Isaac Vainio, once-librarian and now major player on the world stage, helped reveal magic to the world along with certain Porters and allies. The Porters are an organization of magic-users founded by none other than Johannes Gutenburg himself. Libriomancy, discovered by Gutenburg, is magic using books and “libriomancers” are able to pull things out of books, things that real authors have imagined and in which a certain amount of belief exists from readers, which fuels the magic. These items–weapons and magic cloaks and healing elixirs–and even characters, have a profound effect on the real world, with mixed results and sometimes dire consequences. Jim C. Hines has taken this idea and developed it in a most satisfying way. He often references favorite sci-fi and fantasy classics, even some obscure geek favorites, and also simply makes books up when he needs them. These are some of the best, especially when they parody bad speculative fiction.
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Review

Freedom of the Mask

Freedom of the Mask

Matthew Corbett is missing. Following the events in the 5th Matthew Corbett novel, THE RIVER OF SOULS (EBR Review), our favorite problem-solver finds himself without memories of who he really is. So begins the 6th Matthew Corbett novel, FREEDOM OF THE MASK (Amazon).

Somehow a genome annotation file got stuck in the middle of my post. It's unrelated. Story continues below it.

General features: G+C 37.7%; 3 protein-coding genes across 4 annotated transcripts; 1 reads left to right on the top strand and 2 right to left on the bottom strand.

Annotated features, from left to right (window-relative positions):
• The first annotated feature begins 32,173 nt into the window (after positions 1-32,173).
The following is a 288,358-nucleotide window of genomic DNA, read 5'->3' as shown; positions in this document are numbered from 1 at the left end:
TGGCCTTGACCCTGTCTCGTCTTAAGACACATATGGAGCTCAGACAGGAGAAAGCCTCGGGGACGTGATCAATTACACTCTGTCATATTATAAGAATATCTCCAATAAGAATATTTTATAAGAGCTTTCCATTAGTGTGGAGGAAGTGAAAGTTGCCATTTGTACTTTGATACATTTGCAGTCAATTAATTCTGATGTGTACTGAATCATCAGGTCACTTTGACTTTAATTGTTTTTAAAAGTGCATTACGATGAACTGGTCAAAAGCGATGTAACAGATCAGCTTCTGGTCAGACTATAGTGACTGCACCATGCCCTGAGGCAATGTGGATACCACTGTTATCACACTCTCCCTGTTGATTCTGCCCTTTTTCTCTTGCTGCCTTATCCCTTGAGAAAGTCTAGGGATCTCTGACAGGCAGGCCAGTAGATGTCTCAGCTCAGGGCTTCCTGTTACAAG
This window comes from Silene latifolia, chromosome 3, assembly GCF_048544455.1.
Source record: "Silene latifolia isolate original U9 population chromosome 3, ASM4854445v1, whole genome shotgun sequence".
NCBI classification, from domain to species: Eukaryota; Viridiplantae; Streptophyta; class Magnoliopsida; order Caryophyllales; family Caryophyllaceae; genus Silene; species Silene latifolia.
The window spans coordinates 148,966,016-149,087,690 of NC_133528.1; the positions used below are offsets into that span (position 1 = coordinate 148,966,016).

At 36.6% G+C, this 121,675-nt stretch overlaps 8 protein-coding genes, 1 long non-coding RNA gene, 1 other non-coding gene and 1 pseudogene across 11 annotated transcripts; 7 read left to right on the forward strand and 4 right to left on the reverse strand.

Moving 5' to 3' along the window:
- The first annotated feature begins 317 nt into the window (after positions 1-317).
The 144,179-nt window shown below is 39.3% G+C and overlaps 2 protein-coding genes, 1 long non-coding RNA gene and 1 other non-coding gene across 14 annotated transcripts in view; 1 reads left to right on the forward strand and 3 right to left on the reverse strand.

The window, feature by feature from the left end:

Robert McCammon is in top form in this meaty novel. Yes, you heard that right. Meaty. As much as I loved the prior novel in the series, I felt like it was a quick adventure meant to set up the next several books in the series. A transitional novel. It was an excellent read, but with this 6th novel I hoped we would get something closer in scope to SPEAKS THE NIGHTBIRD (EBR Review) and THE QUEEN OF BEDLAM (Amazon). Turns out, this is exactly what we got.
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Review

The Shards of Heaven

The Shards of Heaven

Cleopatra and Antony rule Egypt via Alexandria. Octavian rules Rome. THE SHARDS OF HEAVEN follows the real people and events that lead to the Roman conquest of Alexandria and the end of the Ptolemic line.  But according to Michael Livingston, there’s more to the story.

And it involves magic.

Enter Juba, the orphaned prince of Numidia and adopted son of Julius Ceasar. Desperate to find vengeance for the death of his father, he seeks magical objects so he can have enough power to bring down Rome. At the start of SHARDS he finds what he believes to be the trident of Poseidon and discovers it’s as powerful as he hoped. But Juba is a mere teenager to Octavian’s experienced ambition and soon discovers he’s in over his head.